Jackie was the strangest with her food gifts, but actually ended up absolutely right in the food she brought. Because she suffered from gastritis in the past and knew what foods worked for her when she was nauseated, she made or brought those foods for me. She also suggested that I get only chocolate Ensure because every other flavor did not sit well. She is right about that, by the way, a least for me. Some of the food she brought seemed out of the ordinary and certainly not what I know her to make and eat. Jackie, like me, has a very mediterranean based diet, is a foodie, cooks very fresh, healthy and delicious meals. What she brought was mostly far from such a diet – white egg noodles with cottage cheese, plain wheat pasta with parmesan (closer), quinoa and rice (closer also), cold carrot soup, millet, and Laughing Cow low fat swiss cheese wedges. Many of these, not all, I would never generally eat, or even think of putting together in the case of the noodles and cottage cheese. She was right. All of those foods worked when I had nausea. Who would have thought cottage cheese and noodles is comforting. I never bought Laughing Cow cheese and promptly stocked up before my second chemo. With sea salt crackers, it too was comforting. I hesitated on the cold soup, even though I usually love cold soup, but it too worked. She already told me she has more food coming this chemo and I know she is bringing chicken noodle soup but also cooked egg noodles to which I can add the cottage cheese I now always have in the house.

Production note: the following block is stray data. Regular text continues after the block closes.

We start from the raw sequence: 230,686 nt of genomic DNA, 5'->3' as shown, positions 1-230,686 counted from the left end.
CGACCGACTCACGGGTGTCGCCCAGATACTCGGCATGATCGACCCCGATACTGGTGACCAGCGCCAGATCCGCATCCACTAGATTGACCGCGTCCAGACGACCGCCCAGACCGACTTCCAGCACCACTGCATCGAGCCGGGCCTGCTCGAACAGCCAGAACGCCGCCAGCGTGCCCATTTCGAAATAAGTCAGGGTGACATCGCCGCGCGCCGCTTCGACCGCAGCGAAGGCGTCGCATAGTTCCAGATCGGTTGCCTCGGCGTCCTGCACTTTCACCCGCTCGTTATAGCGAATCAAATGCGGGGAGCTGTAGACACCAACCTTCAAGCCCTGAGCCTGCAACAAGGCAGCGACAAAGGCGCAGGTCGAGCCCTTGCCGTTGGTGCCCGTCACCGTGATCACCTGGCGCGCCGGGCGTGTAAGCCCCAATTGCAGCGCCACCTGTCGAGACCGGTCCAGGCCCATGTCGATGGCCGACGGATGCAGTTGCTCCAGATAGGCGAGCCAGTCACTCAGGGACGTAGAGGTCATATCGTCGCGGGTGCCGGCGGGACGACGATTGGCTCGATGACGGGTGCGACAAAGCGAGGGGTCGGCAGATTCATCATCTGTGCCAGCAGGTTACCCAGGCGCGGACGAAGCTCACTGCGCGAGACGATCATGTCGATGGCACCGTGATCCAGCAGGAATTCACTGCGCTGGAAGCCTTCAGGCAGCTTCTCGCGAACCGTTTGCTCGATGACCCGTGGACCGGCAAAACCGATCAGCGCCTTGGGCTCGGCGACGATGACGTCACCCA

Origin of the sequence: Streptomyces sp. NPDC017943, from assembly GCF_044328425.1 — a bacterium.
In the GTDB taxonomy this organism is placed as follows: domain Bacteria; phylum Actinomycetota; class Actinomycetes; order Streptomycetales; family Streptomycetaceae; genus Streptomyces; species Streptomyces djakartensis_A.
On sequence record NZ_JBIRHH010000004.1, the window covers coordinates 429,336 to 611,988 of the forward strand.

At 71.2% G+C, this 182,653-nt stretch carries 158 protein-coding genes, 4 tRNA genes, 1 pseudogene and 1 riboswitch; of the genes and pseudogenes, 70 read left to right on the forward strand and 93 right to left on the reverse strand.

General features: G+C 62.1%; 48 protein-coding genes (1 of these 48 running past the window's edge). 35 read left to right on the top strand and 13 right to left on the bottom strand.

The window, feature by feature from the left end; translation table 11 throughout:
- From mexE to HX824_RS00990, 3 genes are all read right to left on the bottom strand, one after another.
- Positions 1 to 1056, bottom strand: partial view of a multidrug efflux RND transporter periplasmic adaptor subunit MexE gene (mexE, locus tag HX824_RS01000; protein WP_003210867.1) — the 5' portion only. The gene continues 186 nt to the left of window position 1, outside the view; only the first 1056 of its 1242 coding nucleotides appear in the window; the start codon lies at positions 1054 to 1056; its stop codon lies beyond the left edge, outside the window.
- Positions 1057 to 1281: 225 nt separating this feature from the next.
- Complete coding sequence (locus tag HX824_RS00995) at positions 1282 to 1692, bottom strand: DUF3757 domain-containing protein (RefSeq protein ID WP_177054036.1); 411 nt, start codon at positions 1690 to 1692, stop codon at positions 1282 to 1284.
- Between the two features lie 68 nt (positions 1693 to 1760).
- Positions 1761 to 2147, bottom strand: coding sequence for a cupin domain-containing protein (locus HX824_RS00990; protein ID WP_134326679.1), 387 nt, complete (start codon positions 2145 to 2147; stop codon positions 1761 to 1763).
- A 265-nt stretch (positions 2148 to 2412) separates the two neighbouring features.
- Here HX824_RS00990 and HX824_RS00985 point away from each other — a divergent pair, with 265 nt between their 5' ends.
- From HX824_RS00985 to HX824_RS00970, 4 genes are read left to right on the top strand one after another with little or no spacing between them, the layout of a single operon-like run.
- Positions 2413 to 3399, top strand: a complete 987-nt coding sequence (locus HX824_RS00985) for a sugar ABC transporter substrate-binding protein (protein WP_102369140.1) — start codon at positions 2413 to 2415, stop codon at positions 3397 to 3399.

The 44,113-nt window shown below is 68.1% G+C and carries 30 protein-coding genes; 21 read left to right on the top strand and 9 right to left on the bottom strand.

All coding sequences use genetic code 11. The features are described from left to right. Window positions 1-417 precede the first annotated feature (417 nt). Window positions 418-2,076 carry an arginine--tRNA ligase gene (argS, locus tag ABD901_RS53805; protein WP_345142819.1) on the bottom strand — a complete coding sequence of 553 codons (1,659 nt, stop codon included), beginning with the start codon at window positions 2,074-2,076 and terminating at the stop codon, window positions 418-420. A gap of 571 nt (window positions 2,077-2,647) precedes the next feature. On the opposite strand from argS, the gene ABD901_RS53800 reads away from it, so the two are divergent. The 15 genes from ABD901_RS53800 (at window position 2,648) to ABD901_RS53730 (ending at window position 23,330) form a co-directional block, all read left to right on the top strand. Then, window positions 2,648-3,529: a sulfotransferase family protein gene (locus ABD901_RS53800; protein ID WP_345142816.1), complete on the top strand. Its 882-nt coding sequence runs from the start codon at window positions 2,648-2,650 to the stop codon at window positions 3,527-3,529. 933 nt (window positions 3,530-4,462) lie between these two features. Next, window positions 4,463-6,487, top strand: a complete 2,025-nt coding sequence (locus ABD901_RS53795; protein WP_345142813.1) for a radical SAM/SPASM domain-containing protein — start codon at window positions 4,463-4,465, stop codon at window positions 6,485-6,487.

Before my second chemo, aside from food from Diane, Jackie and Judy, my cousin Mary had me over for brunch and then packed me food she had bought for me and my family to have the next week, including fresh fruit and quiche. My friend Sarah came over with the most amazing chicken bone marrow soup, with organic chicken, carrots, and orzo. I froze some of it, but it was my mainstay after second chemo along with Diane’s beef bone marrow soup with pureed vegetables and of course, pasta and noodles from Jackie. Karen bought me quiche from Dangerously Delicious Pies in Detroit – best I have ever had. Jill sent me a Zingerman’s dinner, and while I could not eat the corned beef, my husband was VERY happy to have it. Kathy sent me Zingerman’s coffee cake that I did have. Therese came over with bags of goodies from Plum, and I blame her for my new addiction to Jenis frozen yogurt. She also picked out from Plum prepared foods she thought would be comforting and hit the nail on the head. My cousin, Clarice, brought me her cherry nut pound cake she knows I love, and I froze some and keep some out for snacks. Still love it, at least by day five after chemo. My friend, Hilary made me delicious green smoothies, which would make my daughter Sara happy, because she is constantly telling me I should be drinking green smoothies. Now, my friend Kate, who already brought me fresh ginger and amazing teas, is also making me a bone marrow broth. Not only is this food healing, but the care that goes into making it and bringing it to me makes me more determined to win the battle.